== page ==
Mate Rimac ? young man, hot car, big vision

Industry
  • Mate Rimac is a 31-year-old Croatian entrepreneur who has a giant ambition: He wants his company, Rimac Automobili, to become the world’s leading producer of high-performance electrical powertrain components. To help him get there, he is about to launch a Rimac-brand supercar.
  • But what distinguishes Rimac from other startup dreamers is that he is attracting others to his dream, including major investors Porsche and Hyundai. He intends to stay out of the mass market because he believes the automotive industry is changing and he doesn’t want to compete with his growing list of global customers. Instead, he told Automotive News Europe Correspondent Nick Gibbs that he wants to help them build faster, better electric cars. Here are edited excerpts.

Q: Do you collaborate with automakers because you want to make supercars— Or are supercars your way of advertising your technology to those companies?

A: We started collaborating out of necessity to keep the company alive. But now I enjoy playing a role in shaping the future of the car industry. I was born a car guy. But we can have a bigger impact by collaborating with these big companies and helping them make electric and hybrid cars.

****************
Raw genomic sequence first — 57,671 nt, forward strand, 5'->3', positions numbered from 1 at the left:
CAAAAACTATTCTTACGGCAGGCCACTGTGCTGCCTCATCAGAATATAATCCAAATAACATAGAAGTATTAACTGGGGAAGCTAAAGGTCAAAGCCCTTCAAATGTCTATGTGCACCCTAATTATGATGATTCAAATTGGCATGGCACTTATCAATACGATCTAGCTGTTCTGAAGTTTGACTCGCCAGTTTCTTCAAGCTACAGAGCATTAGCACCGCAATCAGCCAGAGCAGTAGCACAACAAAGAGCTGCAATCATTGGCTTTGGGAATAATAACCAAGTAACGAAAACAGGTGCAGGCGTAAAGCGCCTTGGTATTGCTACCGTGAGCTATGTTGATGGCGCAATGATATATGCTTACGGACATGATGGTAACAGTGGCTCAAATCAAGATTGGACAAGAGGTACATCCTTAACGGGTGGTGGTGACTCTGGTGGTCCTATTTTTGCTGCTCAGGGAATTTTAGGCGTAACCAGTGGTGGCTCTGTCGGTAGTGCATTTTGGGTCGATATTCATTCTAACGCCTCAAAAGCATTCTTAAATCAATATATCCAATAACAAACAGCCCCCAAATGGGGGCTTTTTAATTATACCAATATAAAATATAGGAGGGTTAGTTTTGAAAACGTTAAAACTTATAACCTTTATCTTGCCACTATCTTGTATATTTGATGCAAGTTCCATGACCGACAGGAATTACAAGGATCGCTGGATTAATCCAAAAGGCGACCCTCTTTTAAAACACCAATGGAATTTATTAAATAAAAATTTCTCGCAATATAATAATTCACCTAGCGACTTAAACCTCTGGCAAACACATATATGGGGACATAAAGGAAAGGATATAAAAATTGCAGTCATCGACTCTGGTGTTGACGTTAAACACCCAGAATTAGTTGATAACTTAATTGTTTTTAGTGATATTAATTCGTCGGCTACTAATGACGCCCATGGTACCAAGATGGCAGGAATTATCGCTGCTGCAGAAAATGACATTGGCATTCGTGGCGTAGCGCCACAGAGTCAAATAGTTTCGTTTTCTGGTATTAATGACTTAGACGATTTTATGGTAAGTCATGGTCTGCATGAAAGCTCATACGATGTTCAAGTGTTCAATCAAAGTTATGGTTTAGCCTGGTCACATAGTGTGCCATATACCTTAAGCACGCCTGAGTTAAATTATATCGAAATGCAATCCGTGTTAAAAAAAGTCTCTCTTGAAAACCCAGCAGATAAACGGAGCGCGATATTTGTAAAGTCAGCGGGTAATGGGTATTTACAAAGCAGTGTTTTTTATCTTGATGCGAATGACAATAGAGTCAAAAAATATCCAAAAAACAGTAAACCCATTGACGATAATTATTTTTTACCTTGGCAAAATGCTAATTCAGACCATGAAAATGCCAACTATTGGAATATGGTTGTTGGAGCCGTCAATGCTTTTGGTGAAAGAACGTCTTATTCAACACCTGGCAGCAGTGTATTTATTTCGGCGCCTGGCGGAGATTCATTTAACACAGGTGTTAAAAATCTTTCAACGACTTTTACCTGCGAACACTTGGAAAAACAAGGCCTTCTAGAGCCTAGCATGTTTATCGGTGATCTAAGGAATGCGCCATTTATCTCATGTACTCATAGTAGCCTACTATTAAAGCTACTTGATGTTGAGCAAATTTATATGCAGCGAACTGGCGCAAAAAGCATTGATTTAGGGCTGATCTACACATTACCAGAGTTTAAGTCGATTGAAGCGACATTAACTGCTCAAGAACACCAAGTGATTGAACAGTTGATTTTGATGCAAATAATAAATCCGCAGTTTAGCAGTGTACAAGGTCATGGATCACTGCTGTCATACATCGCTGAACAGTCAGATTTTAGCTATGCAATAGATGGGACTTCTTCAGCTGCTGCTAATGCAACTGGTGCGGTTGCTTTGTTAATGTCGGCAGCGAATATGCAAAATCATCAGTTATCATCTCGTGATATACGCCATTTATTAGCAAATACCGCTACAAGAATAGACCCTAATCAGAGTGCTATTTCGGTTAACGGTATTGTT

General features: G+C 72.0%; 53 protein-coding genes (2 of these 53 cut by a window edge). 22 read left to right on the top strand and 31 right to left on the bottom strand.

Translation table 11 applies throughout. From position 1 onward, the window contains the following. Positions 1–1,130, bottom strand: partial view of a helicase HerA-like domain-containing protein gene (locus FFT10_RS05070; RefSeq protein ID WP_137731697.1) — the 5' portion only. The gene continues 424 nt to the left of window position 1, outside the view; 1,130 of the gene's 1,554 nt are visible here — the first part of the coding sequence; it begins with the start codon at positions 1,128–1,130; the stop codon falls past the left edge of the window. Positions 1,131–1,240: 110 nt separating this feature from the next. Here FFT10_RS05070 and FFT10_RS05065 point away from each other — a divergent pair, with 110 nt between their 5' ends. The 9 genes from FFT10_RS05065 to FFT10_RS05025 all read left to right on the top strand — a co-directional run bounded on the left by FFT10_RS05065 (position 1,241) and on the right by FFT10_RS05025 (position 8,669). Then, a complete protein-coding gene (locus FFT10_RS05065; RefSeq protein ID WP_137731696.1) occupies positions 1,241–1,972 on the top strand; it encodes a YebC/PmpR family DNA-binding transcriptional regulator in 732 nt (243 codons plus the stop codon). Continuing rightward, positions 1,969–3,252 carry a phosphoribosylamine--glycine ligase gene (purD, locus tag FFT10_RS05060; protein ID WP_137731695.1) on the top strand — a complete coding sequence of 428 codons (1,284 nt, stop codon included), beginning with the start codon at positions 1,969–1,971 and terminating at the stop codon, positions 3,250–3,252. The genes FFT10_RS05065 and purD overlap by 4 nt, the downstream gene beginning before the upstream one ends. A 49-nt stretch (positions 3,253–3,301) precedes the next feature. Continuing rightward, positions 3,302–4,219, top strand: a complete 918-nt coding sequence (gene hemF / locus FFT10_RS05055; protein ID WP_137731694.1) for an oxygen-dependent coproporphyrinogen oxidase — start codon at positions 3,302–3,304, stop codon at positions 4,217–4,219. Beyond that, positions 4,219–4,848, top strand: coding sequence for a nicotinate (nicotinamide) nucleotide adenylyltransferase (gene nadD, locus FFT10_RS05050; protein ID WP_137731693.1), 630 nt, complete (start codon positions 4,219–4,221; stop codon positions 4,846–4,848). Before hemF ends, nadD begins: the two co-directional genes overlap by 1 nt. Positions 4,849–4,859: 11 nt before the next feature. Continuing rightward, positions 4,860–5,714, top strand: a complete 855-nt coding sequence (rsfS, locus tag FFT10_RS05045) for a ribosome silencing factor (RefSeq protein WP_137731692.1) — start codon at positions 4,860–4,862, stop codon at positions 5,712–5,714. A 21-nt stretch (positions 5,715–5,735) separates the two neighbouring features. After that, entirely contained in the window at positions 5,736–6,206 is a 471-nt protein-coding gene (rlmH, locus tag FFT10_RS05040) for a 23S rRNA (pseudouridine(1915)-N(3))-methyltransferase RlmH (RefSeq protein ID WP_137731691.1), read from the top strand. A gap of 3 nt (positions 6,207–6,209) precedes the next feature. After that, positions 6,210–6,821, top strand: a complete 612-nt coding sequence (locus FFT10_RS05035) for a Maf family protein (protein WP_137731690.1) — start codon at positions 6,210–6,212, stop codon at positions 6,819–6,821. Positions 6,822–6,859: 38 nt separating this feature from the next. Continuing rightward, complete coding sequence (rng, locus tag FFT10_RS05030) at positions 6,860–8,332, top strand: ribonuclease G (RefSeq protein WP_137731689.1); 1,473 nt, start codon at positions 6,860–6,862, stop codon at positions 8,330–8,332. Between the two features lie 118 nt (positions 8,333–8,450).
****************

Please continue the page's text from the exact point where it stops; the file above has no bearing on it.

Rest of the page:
Has it been a smooth success so far?

We have been on the brink constantly. Our odds of survival were probably in the single-digit zone most of the time. And what are they now — 30 percent to 40 percent?

For the first six years, I never had enough money to pay our guys their next salaries. I was late paying suppliers and the electricity company. The electricity company came to shut off the power. It’s incredible we are still here.

But how have you succeeded?

Maybe because I didn’t do anything else. I was 19 when I started. If you ask a guy from BMW, he will tell you it takes €50 million to develop a light. I went to Hella and asked if they could make a light for my car, and they laughed at me. We had to do things in a different way because I knew I couldn’t pay anybody to do it for us. As a result, we created the value ourselves, so we could sell the components and know-how to other car companies.

Do you have more electrification expertise than the global automakers?

No, we are just focused on a specific area, which is high-performance powertrains. The others have to worry about other things. They have to worry about unions and giving their staff work. These are different problems than the ones we have. We are not smarter.

Could you build your own range of cars?

We don’t want to go to a higher volume with our cars for several reasons. One of them is that we don’t want to compete with our customers. As long as we are below 100 cars a year, they don’t care. Second, I truly believe mobility will change completely. It doesn’t make sense today to start a company to sell mass-produced vehicles because I’m convinced people will not own cars and people will not drive cars in the future.